Equipment with an explosion-proof classification does not mean that the lighting will survive an explosion. It means that the lighting is housed in an enclosure that will prevent an internal spark from causing an external explosion.
- The enclosures are usually made of stainless steel or cast aluminum
- If gases from a hazardous atmosphere should enter the enclosure, the enclosure is designed to contain any internal explosion caused by internal sparks
- Explosion-proof lighting must be insulated sufficiently to meet the standard that, in the event of an internal explosion, the external surface temperature does not reach the ignition temperature of the gasses in the atmosphere
There are three recognized classes and two "divisions" of hazardous atmospheres that the lighting fixtures are judged against:
- Class 1 are gases and vapors (the most explosive)
- Group A. Acetylene
- Group B. Hydrogen and manufactured hydrogen-containing gases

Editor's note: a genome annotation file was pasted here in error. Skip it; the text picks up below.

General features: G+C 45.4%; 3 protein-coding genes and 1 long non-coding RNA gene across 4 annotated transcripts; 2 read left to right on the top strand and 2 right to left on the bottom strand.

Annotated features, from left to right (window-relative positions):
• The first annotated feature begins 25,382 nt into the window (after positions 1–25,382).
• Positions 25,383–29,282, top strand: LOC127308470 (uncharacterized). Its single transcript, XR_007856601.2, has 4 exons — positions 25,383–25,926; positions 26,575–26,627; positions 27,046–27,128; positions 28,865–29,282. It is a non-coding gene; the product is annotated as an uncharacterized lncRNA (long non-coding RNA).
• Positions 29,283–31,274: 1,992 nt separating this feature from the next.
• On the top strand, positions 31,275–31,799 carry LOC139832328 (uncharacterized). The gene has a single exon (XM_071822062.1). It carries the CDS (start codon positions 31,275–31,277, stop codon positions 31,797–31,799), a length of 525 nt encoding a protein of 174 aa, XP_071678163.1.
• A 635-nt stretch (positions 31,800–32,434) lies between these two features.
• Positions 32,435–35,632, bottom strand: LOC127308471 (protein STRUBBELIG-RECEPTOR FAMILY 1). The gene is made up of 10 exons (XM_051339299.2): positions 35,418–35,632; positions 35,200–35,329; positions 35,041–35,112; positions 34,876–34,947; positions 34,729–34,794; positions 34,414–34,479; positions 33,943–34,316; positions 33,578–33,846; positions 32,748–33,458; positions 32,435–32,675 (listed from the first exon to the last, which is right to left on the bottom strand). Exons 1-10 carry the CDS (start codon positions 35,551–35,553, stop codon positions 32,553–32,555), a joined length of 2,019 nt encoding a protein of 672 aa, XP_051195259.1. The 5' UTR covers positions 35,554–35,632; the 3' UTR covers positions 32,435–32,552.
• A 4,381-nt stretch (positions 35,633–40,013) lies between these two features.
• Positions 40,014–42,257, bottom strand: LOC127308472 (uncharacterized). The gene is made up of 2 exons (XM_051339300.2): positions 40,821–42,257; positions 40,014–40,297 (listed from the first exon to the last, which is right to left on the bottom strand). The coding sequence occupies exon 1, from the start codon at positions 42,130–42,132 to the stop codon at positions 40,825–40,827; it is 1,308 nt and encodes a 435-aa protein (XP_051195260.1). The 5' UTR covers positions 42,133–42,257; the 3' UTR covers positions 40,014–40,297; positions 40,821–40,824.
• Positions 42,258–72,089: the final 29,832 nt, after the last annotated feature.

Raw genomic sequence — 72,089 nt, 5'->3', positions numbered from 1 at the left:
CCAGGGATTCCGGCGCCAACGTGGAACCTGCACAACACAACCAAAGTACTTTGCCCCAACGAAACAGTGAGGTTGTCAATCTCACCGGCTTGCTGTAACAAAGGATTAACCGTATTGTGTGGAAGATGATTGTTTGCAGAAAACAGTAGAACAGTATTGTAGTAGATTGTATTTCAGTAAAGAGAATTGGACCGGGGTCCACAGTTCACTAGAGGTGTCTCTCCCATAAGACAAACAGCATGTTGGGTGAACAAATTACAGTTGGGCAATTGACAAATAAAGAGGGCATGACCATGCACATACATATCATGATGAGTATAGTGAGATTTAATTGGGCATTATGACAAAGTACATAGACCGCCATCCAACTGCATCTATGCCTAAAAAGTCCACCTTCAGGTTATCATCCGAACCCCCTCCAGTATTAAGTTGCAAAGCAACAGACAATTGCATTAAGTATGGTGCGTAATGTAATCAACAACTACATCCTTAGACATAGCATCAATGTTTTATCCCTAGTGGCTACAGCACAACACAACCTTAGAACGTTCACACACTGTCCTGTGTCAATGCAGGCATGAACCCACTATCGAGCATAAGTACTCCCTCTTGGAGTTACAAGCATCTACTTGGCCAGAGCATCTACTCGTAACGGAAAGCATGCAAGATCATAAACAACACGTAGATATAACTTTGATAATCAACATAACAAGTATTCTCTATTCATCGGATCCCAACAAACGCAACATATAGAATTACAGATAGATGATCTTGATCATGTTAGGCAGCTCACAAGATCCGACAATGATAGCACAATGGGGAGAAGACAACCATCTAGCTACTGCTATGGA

- Group C. Petrochemicals
- Group D. Methane
- Class 2 consists of combustible dust
- Class 3 consists of combustible fibers and "flyings"
There two "divisions" of hazardous conditions within each class:
- Division I: The gases or vapors are always present at sufficient concentrations to be an explosion hazard
- Division II: The gases or vapors may be present, and if they are, they are likely to be at sufficient concentrations to be an explosion hazard
Intrinsically safe lighting is low-powered lighting, often incorporating batteries and rechargeable batteries. This lighting often makes use of low-voltage bulbs, like light emitting diodes (LEDs). Halogen flashlights and high-intensity discharge lights (HID) are often classified this way.
In reality, intrinsically safe lights are based on designs that limit the amount of electrical energy used to non-incendive levels, so that sparks cannot occur at amperages and voltages that can cause explosions in hazardous atmospheres.
A typical fixed industrial IS lighting circuit would incorporate a temperature sensor installed in a way that limits the amount of energy to the light, based on the temperature. The lighting is controlled by ambient temperature, but must still meet high lighting standards.